On Voting the Party, Not the Person

image001 (6)

The Political Party conventions for 2016 are now history.   More people than ever before seem to be talking about them.

The Democrats had better orators than the Republicans.  Unfortunately, the American people don’t believe the “hope and change” thing anymore, so they probably didn’t believe a word the speakers said, however eloquent.  The speech writers obviously did not get the memo.

The Republicans have the edge on the “blow it all up” message.  That seems to be what people want to hear right now.  Unfortunately, the Republican nominee gets a little carried away with himself at times, and you have to be concerned about whether he’ll do it for real if he gets the nuclear launch codes.

Should qualifications matter?  In the real world they do, and how could anyone honestly say that Hillary Clinton is not “qualified” for the job of President?  But this is politics, so we hear about emails and chants of “criminal” instead of having an honest debate about any candidate’s resume.

It is all very confusing for people who don’t follow politics as closely as the readers of this column.  This time, maybe it is even confusing to some of us.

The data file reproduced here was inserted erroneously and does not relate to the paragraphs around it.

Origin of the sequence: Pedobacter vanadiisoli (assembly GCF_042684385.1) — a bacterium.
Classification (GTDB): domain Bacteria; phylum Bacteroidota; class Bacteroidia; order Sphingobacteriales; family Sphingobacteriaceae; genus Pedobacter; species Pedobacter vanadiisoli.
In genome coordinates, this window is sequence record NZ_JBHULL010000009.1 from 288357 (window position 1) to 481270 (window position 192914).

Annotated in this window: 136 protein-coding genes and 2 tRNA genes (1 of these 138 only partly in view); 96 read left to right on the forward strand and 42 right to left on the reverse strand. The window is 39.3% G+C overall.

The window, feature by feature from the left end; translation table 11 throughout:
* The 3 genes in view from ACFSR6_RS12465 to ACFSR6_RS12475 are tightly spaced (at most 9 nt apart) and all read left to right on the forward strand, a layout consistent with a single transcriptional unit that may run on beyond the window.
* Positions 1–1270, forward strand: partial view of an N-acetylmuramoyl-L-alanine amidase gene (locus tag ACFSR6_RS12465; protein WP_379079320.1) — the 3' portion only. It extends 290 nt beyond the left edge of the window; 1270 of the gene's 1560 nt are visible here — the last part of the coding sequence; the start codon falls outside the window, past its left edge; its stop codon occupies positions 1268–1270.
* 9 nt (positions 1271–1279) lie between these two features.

It is elections like this when it is good to be a party person.  For those of us who are unabashedly unashamed to admit that they vote for the party, not the person, this election is just spectacle and good theater.

In his speech to the Democratic National Convention, President Obama urged attendees to “vote for Democrats up and down the ticket.” His words echoed those of Harry S. Truman. During a campaign speech in the 1948 election when he famously stated:

“Now, it’s in your interest to see that that party which has the interest of the people at heart is in control of the Government. In order to get that done, on November 2d you should go to the polls and vote a straight Democratic ticket, and then you won’t have any trouble.”

Both Obama and Truman refer to voting a “straight party ticket,” where all of the candidates chosen are either Republicans or Democrats. Prior to the 1960s and 1970s, straight-ticket voting was the norm. In fact, voters would receive a colored ballot that included just their party’s nominees. Today, 16 states still allow voters to “vote straight-ticket Democrat” and “vote straight-ticket Republican” via a special ballot that casts a vote for all party candidates in all races where the party is fielding a candidate.

As many in New Jersey might joke, in places like Hudson County it is still that way.  Maybe in this election, it is good to be from Hudson County and vote the party, not the person.  Then just sit back, enjoy the show with a box of gummy bears and help your party.

Donald Scarinci is a managing partner at Lyndhurst, N.J. based law firm Scarinci Hollenbeck.  He is also the editor of the Constitutional Law Reporter and Government and Law blogs.